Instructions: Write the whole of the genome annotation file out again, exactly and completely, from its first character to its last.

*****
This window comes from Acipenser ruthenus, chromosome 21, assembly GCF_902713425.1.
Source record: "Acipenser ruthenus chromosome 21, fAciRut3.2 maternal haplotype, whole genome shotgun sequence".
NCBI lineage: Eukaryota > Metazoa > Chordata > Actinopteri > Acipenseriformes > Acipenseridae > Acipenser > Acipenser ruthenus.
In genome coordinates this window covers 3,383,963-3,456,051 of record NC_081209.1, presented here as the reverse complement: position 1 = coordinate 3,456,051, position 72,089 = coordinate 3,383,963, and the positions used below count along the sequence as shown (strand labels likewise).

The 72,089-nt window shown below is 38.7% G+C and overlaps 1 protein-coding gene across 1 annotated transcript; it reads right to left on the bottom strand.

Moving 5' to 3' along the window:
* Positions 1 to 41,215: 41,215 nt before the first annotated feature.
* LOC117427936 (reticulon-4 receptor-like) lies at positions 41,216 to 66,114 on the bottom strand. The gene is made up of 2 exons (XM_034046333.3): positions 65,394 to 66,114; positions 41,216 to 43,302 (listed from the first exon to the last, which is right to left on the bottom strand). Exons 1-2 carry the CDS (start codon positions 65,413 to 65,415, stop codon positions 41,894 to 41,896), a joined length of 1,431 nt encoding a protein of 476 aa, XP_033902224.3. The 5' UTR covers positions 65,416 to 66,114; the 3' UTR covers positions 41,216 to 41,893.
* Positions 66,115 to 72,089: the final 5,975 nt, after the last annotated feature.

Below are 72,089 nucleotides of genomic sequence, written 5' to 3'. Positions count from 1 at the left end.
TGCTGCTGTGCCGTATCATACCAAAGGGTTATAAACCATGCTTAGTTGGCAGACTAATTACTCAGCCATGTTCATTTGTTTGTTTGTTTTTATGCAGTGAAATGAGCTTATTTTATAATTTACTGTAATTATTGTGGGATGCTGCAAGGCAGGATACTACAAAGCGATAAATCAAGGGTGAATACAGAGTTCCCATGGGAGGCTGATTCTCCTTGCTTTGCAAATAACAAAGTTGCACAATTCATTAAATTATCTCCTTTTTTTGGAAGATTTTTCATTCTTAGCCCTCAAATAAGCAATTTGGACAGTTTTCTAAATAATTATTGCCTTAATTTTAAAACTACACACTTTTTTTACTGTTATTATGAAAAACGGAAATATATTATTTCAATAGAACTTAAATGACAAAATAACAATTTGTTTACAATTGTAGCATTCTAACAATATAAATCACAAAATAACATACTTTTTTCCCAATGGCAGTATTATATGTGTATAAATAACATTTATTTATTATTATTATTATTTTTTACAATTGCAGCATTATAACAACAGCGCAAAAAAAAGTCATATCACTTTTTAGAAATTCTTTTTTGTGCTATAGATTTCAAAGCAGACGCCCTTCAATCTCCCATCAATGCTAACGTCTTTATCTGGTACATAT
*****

This window comes from Acipenser ruthenus, chromosome 21, assembly GCF_902713425.1.
Source record: "Acipenser ruthenus chromosome 21, fAciRut3.2 maternal haplotype, whole genome shotgun sequence".
NCBI lineage: Eukaryota > Metazoa > Chordata > Actinopteri > Acipenseriformes > Acipenseridae > Acipenser > Acipenser ruthenus.
In genome coordinates this window covers 3,383,963-3,456,051 of record NC_081209.1, presented here as the reverse complement: position 1 = coordinate 3,456,051, position 72,089 = coordinate 3,383,963, and the positions used below count along the sequence as shown (strand labels likewise).

The 72,089-nt window shown below is 38.7% G+C and overlaps 1 protein-coding gene across 1 annotated transcript; it reads right to left on the bottom strand.

Moving 5' to 3' along the window:
* Positions 1 to 41,215: 41,215 nt before the first annotated feature.
* LOC117427936 (reticulon-4 receptor-like) lies at positions 41,216 to 66,114 on the bottom strand. The gene is made up of 2 exons (XM_034046333.3): positions 65,394 to 66,114; positions 41,216 to 43,302 (listed from the first exon to the last, which is right to left on the bottom strand). Exons 1-2 carry the CDS (start codon positions 65,413 to 65,415, stop codon positions 41,894 to 41,896), a joined length of 1,431 nt encoding a protein of 476 aa, XP_033902224.3. The 5' UTR covers positions 65,416 to 66,114; the 3' UTR covers positions 41,216 to 41,893.
* Positions 66,115 to 72,089: the final 5,975 nt, after the last annotated feature.

Below are 72,089 nucleotides of genomic sequence, written 5' to 3'. Positions count from 1 at the left end.
TGCTGCTGTGCCGTATCATACCAAAGGGTTATAAACCATGCTTAGTTGGCAGACTAATTACTCAGCCATGTTCATTTGTTTGTTTGTTTTTATGCAGTGAAATGAGCTTATTTTATAATTTACTGTAATTATTGTGGGATGCTGCAAGGCAGGATACTACAAAGCGATAAATCAAGGGTGAATACAGAGTTCCCATGGGAGGCTGATTCTCCTTGCTTTGCAAATAACAAAGTTGCACAATTCATTAAATTATCTCCTTTTTTTGGAAGATTTTTCATTCTTAGCCCTCAAATAAGCAATTTGGACAGTTTTCTAAATAATTATTGCCTTAATTTTAAAACTACACACTTTTTTTACTGTTATTATGAAAAACGGAAATATATTATTTCAATAGAACTTAAATGACAAAATAACAATTTGTTTACAATTGTAGCATTCTAACAATATAAATCACAAAATAACATACTTTTTTCCCAATGGCAGTATTATATGTGTATAAATAACATTTATTTATTATTATTATTATTTTTTACAATTGCAGCATTATAACAACAGCGCAAAAAAAAGTCATATCACTTTTTAGAAATTCTTTTTTGTGCTATAGATTTCAAAGCAGACGCCCTTCAATCTCCCATCAATGCTAACGTCTTTATCTGGTACATAT